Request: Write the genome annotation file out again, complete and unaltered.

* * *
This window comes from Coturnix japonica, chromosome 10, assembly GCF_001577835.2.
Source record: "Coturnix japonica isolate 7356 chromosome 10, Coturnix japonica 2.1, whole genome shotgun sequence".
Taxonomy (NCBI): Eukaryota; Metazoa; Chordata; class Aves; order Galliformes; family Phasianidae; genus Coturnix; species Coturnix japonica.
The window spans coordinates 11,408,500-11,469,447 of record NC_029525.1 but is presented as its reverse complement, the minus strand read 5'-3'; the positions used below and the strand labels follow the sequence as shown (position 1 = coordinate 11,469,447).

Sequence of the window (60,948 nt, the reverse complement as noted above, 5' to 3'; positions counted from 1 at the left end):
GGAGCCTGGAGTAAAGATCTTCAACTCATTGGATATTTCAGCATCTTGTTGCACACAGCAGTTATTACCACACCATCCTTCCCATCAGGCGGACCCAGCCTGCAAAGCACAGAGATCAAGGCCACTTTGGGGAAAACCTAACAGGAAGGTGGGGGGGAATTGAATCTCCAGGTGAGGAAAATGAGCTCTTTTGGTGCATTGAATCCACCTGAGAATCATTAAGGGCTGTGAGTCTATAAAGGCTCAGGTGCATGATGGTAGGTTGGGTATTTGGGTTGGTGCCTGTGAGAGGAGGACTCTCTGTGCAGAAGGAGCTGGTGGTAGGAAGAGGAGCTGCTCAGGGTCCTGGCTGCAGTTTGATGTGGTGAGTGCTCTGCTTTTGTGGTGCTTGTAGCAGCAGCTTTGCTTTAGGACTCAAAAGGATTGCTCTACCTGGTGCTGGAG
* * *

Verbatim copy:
This window comes from Coturnix japonica, chromosome 10, assembly GCF_001577835.2.
Source record: "Coturnix japonica isolate 7356 chromosome 10, Coturnix japonica 2.1, whole genome shotgun sequence".
Taxonomy (NCBI): Eukaryota; Metazoa; Chordata; class Aves; order Galliformes; family Phasianidae; genus Coturnix; species Coturnix japonica.
The window spans coordinates 11,408,500-11,469,447 of record NC_029525.1 but is presented as its reverse complement, the minus strand read 5'-3'; the positions used below and the strand labels follow the sequence as shown (position 1 = coordinate 11,469,447).

Sequence of the window (60,948 nt, the reverse complement as noted above, 5' to 3'; positions counted from 1 at the left end):
GGAGCCTGGAGTAAAGATCTTCAACTCATTGGATATTTCAGCATCTTGTTGCACACAGCAGTTATTACCACACCATCCTTCCCATCAGGCGGACCCAGCCTGCAAAGCACAGAGATCAAGGCCACTTTGGGGAAAACCTAACAGGAAGGTGGGGGGGAATTGAATCTCCAGGTGAGGAAAATGAGCTCTTTTGGTGCATTGAATCCACCTGAGAATCATTAAGGGCTGTGAGTCTATAAAGGCTCAGGTGCATGATGGTAGGTTGGGTATTTGGGTTGGTGCCTGTGAGAGGAGGACTCTCTGTGCAGAAGGAGCTGGTGGTAGGAAGAGGAGCTGCTCAGGGTCCTGGCTGCAGTTTGATGTGGTGAGTGCTCTGCTTTTGTGGTGCTTGTAGCAGCAGCTTTGCTTTAGGACTCAAAAGGATTGCTCTACCTGGTGCTGGAG